So this is probably a bit of a swerve really, considering I’m not exactly a mental health blogger like Colin or Zoe, but at the same time, I’ve suffered from mental health problems as a teenager and young adult… Plus, the sheer madness that Greg James from Radio 1 has gone through to raise awareness for mental health, plus the aforementioned bloggers, have inspired me to write this post. That, and I’ve spent the evening listening to the song that the post’s title steals from the lyrics; Good Charlotte – Hold On (yes, I enjoy the old Good Charlotte songs).
Trigger Warning: This music video includes people discussing those they have lost.
Let’s just start off with one thing; I don’t really know what I want to say in the post, nor do I have a plan for it. I’m going to just blurt things down into the post editor… This is going to be raw, unedited and just “me”… Why? Because I think that’s the best way I can help raise awareness of mental health.
You see, when I was a teenager, everyone apart from my closest friends assumed I was just another “moody teen”, dressing in black and listening to punk and rock music because of my age. And to be honest, it was my own fault that they thought like that. I didn’t share how I felt with anyone outside of my select friendship group, and even then, I didn’t share everything (I’m sorry guys).
Without going into too much detail, I never really got over the loss of my Dad, and then the loss of a large number of other family members over the first 8 or so years of my life.
This has a resounding effect on my mental state, and as I grew up from being a young child and started to understand the world more, it affected me even harder. That’s something I think a lot of people forget; a child who suffers from an event will process it again later, once their brain is more developed, and it will hit them which a much stronger force later in life. There will be an initial hit to their mental health, but the worst is still to come.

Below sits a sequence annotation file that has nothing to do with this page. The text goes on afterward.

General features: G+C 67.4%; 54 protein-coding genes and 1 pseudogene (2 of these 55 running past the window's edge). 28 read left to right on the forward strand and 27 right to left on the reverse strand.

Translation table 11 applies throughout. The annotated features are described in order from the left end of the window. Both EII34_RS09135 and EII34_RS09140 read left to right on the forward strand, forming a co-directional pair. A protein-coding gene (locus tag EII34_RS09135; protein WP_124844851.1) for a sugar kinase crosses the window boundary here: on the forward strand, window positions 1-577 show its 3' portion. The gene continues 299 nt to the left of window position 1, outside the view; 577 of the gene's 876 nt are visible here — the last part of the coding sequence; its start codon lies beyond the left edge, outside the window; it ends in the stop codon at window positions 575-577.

The phrase “time heals all wounds” is correct, but so is the phrase “it gets worse before it gets better”.
Now, with that said, let’s get to my confession; since the age of about 14, up until just a couple of years ago, I had suicidal thoughts over and over again. There, I’ve said it. I would even plan out the best way to do it without other people having to see. There were times when I would sit back in my chair and envision how to carry it out, rather than just daydreaming about nice things that everyone expects adults to daydream about.
Even after getting married, the thoughts didn’t stop. In fact, it took until I was about 28 years old for them to really start to fade away.
Without being soppy or generic; my daughter was born. Now, that didn’t stop the thoughts completely… And I know how horrible that is to say… Instead, the birth of my daughter gave me a way to fight back against the thoughts and the sadness. You see, if I acted on those thoughts, selfishly, I’d never get to see her smile again. And unselfishly, I’d be putting her into a similar situation that I grew up in. My Dad died accidentally and it had such a huge effect on me… What would it do to her if her Dad died by his own hands?